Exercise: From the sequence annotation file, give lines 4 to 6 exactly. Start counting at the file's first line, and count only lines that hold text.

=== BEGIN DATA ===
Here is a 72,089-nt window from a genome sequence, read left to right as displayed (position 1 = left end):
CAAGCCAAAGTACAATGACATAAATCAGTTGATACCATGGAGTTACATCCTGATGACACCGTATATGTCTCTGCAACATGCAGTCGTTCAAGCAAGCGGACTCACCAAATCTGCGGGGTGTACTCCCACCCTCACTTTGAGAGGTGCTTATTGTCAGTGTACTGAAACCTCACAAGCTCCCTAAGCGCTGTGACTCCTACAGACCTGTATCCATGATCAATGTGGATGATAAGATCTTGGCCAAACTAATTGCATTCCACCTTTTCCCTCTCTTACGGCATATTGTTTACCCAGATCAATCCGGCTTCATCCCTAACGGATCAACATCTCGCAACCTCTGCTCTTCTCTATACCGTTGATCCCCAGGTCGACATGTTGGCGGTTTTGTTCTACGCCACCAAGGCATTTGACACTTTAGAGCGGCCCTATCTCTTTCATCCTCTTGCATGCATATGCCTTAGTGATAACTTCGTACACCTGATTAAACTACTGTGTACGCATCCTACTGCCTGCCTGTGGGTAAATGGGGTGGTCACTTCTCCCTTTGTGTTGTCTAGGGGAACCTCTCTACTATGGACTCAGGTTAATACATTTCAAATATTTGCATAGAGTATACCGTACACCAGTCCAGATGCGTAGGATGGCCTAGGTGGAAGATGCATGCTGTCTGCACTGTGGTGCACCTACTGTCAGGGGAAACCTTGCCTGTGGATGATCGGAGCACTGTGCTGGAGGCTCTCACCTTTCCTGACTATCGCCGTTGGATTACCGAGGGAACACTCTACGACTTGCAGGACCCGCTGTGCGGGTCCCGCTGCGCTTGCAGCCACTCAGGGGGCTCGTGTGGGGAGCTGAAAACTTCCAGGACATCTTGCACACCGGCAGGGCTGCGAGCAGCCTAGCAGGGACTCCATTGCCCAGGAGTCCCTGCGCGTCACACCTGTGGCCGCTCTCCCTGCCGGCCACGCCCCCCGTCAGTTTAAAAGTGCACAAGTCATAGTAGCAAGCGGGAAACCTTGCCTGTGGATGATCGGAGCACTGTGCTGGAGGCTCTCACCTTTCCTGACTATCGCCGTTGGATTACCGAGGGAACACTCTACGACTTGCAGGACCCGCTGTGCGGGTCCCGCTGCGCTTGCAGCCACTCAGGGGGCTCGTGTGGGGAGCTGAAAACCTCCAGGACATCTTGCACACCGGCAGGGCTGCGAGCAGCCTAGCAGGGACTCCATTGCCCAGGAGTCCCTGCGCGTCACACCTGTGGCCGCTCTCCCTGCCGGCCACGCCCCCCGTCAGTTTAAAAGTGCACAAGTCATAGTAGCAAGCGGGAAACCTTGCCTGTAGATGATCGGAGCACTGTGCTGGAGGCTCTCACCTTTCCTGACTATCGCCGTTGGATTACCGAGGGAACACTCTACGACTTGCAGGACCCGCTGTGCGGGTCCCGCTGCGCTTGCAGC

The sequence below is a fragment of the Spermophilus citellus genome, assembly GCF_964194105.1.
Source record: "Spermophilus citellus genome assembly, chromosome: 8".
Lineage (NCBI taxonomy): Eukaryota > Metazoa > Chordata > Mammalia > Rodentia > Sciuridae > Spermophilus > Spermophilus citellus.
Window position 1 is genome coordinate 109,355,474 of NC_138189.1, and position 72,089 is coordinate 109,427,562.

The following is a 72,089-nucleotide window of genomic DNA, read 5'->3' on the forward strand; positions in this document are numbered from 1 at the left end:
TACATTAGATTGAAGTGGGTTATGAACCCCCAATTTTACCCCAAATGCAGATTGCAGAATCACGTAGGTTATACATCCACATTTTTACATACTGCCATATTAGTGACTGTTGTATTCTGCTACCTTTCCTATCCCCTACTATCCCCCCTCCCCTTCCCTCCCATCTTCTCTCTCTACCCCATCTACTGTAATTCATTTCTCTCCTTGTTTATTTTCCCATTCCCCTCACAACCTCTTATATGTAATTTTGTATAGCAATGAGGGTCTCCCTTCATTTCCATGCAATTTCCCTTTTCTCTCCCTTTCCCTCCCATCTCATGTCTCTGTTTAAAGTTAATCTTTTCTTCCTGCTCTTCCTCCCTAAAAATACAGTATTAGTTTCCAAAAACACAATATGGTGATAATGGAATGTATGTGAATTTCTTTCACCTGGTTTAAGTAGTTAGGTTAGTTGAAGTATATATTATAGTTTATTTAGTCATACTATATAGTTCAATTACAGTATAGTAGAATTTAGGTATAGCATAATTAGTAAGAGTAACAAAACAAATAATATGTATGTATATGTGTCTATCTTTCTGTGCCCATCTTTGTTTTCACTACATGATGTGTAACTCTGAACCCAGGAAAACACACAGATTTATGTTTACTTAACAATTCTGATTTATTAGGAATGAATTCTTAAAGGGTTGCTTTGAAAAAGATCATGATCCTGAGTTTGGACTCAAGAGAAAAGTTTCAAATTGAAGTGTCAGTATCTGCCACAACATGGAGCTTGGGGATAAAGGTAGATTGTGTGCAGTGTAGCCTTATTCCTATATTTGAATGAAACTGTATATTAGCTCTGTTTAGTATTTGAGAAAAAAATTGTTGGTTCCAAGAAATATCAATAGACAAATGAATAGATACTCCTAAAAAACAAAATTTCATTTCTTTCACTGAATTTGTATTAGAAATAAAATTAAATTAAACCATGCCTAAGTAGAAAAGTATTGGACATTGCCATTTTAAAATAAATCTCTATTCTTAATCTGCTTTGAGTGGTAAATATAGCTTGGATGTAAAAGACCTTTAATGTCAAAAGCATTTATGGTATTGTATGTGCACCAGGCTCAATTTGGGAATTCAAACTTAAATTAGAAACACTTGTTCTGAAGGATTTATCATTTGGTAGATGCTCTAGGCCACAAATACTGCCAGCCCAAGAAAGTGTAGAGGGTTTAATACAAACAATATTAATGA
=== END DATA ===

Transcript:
Source record: "Spermophilus citellus genome assembly, chromosome: 8".
Lineage (NCBI taxonomy): Eukaryota > Metazoa > Chordata > Mammalia > Rodentia > Sciuridae > Spermophilus > Spermophilus citellus.
Window position 1 is genome coordinate 109,355,474 of NC_138189.1, and position 72,089 is coordinate 109,427,562.